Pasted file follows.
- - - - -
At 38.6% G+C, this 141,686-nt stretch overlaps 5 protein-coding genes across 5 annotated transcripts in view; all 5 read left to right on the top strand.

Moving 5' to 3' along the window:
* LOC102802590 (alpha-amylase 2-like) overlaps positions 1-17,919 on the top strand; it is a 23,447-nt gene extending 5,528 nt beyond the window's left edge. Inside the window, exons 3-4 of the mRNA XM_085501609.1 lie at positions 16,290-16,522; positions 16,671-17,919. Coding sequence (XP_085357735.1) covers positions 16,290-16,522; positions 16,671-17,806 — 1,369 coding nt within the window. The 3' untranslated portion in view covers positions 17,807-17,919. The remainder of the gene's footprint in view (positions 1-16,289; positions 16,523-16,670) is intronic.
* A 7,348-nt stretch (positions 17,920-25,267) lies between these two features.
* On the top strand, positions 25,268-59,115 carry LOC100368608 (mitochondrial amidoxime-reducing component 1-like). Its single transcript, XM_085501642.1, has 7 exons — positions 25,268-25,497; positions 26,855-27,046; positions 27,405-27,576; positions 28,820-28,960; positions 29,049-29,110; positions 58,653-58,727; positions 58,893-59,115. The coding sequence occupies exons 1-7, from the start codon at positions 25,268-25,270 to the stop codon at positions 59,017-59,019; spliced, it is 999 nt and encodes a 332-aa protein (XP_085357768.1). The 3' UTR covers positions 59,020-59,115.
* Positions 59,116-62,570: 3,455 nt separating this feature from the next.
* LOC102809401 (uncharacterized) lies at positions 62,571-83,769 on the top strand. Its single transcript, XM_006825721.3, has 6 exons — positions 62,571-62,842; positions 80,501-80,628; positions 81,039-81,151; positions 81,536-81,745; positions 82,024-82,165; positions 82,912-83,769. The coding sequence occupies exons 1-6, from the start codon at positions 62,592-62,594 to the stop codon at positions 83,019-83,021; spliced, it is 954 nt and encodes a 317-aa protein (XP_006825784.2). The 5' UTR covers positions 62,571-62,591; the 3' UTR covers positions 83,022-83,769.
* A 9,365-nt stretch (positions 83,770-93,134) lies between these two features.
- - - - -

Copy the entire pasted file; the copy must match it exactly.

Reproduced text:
At 38.6% G+C, this 141,686-nt stretch overlaps 5 protein-coding genes across 5 annotated transcripts in view; all 5 read left to right on the top strand.

Moving 5' to 3' along the window:
* LOC102802590 (alpha-amylase 2-like) overlaps positions 1-17,919 on the top strand; it is a 23,447-nt gene extending 5,528 nt beyond the window's left edge. Inside the window, exons 3-4 of the mRNA XM_085501609.1 lie at positions 16,290-16,522; positions 16,671-17,919. Coding sequence (XP_085357735.1) covers positions 16,290-16,522; positions 16,671-17,806 — 1,369 coding nt within the window. The 3' untranslated portion in view covers positions 17,807-17,919. The remainder of the gene's footprint in view (positions 1-16,289; positions 16,523-16,670) is intronic.
* A 7,348-nt stretch (positions 17,920-25,267) lies between these two features.
* On the top strand, positions 25,268-59,115 carry LOC100368608 (mitochondrial amidoxime-reducing component 1-like). Its single transcript, XM_085501642.1, has 7 exons — positions 25,268-25,497; positions 26,855-27,046; positions 27,405-27,576; positions 28,820-28,960; positions 29,049-29,110; positions 58,653-58,727; positions 58,893-59,115. The coding sequence occupies exons 1-7, from the start codon at positions 25,268-25,270 to the stop codon at positions 59,017-59,019; spliced, it is 999 nt and encodes a 332-aa protein (XP_085357768.1). The 3' UTR covers positions 59,020-59,115.
* Positions 59,116-62,570: 3,455 nt separating this feature from the next.
* LOC102809401 (uncharacterized) lies at positions 62,571-83,769 on the top strand. Its single transcript, XM_006825721.3, has 6 exons — positions 62,571-62,842; positions 80,501-80,628; positions 81,039-81,151; positions 81,536-81,745; positions 82,024-82,165; positions 82,912-83,769. The coding sequence occupies exons 1-6, from the start codon at positions 62,592-62,594 to the stop codon at positions 83,019-83,021; spliced, it is 954 nt and encodes a 317-aa protein (XP_006825784.2). The 5' UTR covers positions 62,571-62,591; the 3' UTR covers positions 83,022-83,769.
* A 9,365-nt stretch (positions 83,770-93,134) lies between these two features.